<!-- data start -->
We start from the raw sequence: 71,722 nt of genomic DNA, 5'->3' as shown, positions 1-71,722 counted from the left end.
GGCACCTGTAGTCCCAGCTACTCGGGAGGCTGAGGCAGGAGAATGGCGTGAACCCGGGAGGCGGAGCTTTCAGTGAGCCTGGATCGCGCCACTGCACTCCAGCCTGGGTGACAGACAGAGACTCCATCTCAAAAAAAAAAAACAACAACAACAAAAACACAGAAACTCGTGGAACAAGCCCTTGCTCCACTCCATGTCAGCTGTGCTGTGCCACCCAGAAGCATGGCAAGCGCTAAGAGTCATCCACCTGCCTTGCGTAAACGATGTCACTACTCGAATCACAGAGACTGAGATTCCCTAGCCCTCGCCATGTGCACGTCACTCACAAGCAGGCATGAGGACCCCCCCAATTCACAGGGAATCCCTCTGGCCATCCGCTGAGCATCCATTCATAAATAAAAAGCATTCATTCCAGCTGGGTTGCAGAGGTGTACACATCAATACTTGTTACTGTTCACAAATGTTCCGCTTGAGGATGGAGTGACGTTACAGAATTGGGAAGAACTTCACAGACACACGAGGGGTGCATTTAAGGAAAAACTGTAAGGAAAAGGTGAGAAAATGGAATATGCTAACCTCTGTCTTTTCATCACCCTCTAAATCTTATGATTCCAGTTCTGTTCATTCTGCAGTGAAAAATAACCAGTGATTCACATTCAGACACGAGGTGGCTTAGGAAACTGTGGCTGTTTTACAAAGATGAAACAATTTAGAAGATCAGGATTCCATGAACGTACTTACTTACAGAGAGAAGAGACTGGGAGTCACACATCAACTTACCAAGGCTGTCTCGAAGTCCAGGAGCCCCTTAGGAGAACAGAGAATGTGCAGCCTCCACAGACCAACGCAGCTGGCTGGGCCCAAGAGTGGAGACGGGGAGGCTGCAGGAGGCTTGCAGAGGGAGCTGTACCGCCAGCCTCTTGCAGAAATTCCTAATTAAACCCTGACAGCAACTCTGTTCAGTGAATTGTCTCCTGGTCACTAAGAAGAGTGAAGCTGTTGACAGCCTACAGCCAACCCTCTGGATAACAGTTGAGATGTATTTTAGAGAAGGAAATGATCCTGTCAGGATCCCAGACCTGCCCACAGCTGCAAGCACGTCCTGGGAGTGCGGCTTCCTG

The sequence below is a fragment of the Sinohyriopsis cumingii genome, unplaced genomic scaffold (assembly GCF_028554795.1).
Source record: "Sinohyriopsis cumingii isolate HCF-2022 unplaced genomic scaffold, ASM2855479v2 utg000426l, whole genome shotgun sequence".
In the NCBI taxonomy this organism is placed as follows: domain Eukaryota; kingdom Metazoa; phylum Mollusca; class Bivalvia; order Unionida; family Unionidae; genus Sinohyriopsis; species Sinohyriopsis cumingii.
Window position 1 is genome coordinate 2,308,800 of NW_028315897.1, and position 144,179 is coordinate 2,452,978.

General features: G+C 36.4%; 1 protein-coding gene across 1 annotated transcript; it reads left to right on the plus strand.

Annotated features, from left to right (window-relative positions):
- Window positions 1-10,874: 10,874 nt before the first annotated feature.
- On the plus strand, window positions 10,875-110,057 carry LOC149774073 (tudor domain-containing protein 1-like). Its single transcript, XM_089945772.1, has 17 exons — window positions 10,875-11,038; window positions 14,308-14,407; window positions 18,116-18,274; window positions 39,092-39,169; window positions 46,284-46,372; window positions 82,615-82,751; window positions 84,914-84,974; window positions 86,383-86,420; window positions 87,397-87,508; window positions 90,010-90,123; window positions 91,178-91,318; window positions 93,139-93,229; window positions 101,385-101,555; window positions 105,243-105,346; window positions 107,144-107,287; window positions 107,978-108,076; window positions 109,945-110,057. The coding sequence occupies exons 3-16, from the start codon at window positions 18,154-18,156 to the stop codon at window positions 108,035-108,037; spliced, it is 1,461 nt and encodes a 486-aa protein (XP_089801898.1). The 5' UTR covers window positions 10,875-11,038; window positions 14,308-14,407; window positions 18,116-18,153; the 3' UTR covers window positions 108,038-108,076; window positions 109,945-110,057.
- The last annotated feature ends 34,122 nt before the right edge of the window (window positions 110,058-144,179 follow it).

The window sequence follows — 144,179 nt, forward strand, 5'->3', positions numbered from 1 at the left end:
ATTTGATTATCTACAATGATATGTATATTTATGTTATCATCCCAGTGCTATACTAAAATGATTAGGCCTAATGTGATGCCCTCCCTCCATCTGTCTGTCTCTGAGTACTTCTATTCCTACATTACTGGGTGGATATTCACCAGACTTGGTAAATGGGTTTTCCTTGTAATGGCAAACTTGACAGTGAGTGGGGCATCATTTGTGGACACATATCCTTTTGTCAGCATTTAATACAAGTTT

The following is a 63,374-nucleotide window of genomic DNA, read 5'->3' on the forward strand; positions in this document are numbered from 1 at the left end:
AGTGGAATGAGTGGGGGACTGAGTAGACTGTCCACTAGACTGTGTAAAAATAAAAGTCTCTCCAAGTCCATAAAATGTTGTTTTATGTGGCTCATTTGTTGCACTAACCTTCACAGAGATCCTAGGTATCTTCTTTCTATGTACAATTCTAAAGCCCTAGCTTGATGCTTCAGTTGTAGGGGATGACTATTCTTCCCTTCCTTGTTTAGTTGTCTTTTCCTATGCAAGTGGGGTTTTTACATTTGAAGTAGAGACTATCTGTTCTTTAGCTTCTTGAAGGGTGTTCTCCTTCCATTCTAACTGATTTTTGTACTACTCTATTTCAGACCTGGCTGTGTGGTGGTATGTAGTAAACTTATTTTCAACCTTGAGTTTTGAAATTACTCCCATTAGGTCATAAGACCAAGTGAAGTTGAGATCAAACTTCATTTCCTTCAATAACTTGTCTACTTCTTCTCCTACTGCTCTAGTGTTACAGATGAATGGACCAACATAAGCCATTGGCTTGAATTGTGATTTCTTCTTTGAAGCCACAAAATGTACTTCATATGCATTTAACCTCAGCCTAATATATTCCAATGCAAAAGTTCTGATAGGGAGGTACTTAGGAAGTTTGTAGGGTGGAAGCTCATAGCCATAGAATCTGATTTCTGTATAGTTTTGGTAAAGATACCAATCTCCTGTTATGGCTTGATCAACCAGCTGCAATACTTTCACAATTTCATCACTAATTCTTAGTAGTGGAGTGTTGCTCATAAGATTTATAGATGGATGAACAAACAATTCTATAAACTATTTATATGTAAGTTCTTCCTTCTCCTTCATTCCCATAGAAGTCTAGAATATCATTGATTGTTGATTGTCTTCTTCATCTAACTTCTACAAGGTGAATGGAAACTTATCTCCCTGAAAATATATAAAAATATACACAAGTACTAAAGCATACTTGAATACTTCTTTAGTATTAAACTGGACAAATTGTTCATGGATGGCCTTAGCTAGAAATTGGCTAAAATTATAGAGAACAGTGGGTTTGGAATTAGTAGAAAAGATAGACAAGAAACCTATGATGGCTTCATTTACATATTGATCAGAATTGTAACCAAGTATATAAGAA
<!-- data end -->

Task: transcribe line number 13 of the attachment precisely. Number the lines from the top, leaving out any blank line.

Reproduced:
ATTTGATTATCTACAATGATATGTATATTTATGTTATCATCCCAGTGCTATACTAAAATGATTAGGCCTAATGTGATGCCCTCCCTCCATCTGTCTGTCTCTGAGTACTTCTATTCCTACATTACTGGGTGGATATTCACCAGACTTGGTAAATGGGTTTTCCTTGTAATGGCAAACTTGACAGTGAGTGGGGCATCATTTGTGGACACATATCCTTTTGTCAGCATTTAATACAAGTTT